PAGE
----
Plasser will unveil a road-rail vehicle fitted with a mobile welding robot. The APT 1500 RL can perform all types of weld and has sufficient power to carry out closure welds. It will measure and document the welding process, and align and weld the rails automatically.

Delegates will be able to try their hand at tamping on Plasser's new 09-3D mobile tamping simulator which is mounted in a container. Screens outside will show how delegates are performing.

One of the highlights of Robel's display of machines in Münster will be its innovative mobile maintenance system (MMS) which has been developed from its Mobile Maintenance Unit (MMU). The MMS train incorporates the MMU as a work vehicle which is designed to provide a fully-enclosed area for track workers to operate in complete safety while remaining within the loading gauge even with the sides extended outwards. Hydraulics and electricity are available to power tools and equipment which reduces noise levels and eliminates fumes, while two 2.5-tonne roof-mounted cranes are able to move between vehicles and around curves. Cameras are fitted to monitor and control the work being done.

The MMS has a traction and supply unit with a staff room, kitchen, toilet and a workshop with workbench, and an intermediate wagon, which can be accessed by a fork-lift truck, for transporting track materials. This enables staff to prepare for the work they are about to do while travelling at up to 100km/h to the site.

This means it only takes about 5 minutes to set-up and clear away compared with an hour at the start and finish using conventional maintenance methods. This enables possessions to be either more productive or take less time. However, introducing the MMS on a railway will require a change in maintenance strategy from reactive to preventative.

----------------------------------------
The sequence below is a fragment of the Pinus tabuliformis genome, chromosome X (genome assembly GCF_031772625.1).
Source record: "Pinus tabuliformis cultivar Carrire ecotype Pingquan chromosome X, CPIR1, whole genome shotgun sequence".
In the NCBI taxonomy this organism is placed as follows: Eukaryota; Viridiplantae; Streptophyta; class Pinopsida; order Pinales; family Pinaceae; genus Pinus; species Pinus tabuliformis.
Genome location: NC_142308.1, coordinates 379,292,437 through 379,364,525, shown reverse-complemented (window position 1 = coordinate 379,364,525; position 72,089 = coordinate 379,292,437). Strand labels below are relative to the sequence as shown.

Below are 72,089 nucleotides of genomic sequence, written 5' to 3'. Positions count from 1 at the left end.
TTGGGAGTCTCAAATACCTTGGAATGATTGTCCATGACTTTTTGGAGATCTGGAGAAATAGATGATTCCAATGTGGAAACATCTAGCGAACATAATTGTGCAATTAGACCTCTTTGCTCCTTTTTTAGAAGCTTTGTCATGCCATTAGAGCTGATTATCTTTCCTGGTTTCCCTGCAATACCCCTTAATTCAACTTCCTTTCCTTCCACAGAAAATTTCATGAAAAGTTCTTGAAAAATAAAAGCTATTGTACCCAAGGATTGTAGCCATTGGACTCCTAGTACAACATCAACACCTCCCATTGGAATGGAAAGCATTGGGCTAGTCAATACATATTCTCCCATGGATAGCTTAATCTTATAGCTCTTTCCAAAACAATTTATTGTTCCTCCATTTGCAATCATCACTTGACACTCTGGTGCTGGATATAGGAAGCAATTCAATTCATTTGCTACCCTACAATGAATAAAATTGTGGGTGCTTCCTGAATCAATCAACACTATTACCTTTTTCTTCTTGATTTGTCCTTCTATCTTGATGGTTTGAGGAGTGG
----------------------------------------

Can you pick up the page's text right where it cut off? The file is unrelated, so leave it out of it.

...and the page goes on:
So far Robel has sold two MMS trains to Austrian Federal Railways (ÖBB) and one to Jernbaneverket, Norway. It is building a demonstration unit and bidding for a contract from a European infrastructure manager for six units initially, but up to 40 in the long-term.

Robel will also have its Compact MMU 69.60 on show, five of which have been supplied to ÖBB. This is designed for working in metro tunnels and has three cranes with a lifting capacity of 250kg to open the lid of a channel so that it can be flushed. The side walls can be opened to reach the safe side of the tunnel. The vehicle can also be used for working with welding teams.

The Compact MMU has two floors and the upper level is fitted with small workshop, an area for up to six staff, a kitchen and a toilet. There is a cab at one end and the unit can be driven under its own power at up to 5km/h. However, it needs to be coupled to a self-propelled track vehicle to transport it to or from work sites, and this is how the MMU will be displayed in Münster together with a channel rinsing wagon.

For the first time at the IAF Robel will show part of its system for transporting rails. The Rail Train consists of a rail manipulator with two to four jib arms, a set of wagons which can carry rails up to 500m long arranged in 10 rails per layer with up to three layers in Europe and four in Australia, and a chute wagon set consisting of a chute wagon and either an intermediate wagon for one-sided operation or two wagons for double-sided execution. A ramp wagon can also be provided depending on the number of layers and the structure gauge.